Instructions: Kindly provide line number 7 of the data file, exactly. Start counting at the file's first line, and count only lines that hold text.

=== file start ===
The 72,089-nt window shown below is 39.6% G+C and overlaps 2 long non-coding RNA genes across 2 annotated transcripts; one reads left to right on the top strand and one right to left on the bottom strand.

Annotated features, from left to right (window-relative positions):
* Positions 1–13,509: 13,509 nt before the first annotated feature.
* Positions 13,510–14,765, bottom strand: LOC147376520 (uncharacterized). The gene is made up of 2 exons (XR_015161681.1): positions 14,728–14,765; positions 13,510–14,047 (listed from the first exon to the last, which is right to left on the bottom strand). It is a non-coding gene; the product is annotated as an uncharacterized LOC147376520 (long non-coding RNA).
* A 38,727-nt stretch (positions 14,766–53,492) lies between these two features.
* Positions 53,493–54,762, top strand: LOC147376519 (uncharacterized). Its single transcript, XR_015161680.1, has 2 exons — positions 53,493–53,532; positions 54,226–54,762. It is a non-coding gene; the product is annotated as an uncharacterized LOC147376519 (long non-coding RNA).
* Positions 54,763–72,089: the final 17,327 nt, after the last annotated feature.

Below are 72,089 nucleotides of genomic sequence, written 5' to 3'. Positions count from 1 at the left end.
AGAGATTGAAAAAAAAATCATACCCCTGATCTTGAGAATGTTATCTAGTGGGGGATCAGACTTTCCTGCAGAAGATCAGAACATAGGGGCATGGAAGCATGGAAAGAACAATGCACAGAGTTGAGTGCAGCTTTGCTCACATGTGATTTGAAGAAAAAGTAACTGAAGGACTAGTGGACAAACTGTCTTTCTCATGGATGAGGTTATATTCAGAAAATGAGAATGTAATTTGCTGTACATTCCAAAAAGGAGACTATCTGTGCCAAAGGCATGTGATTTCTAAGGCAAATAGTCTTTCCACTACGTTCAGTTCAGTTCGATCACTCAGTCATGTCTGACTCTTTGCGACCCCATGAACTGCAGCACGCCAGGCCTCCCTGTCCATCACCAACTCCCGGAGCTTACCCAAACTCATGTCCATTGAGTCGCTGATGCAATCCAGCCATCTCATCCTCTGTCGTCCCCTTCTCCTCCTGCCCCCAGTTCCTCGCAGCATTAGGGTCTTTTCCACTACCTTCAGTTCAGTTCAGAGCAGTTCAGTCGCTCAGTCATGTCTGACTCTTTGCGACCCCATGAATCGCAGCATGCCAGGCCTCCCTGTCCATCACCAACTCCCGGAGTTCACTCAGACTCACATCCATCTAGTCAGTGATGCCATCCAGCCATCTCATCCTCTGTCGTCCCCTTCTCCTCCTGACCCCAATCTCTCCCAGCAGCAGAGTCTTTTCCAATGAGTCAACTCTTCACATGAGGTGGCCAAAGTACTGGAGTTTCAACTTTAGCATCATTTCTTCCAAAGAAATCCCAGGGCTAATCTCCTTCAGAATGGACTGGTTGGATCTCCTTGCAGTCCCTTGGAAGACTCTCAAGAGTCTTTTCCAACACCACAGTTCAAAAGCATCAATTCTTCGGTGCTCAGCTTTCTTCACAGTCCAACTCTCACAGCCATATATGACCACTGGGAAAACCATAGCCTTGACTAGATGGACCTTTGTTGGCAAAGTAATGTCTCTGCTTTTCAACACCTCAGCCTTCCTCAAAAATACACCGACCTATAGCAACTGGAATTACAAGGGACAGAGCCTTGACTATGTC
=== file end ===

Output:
* Positions 54,763–72,089: the final 17,327 nt, after the last annotated feature.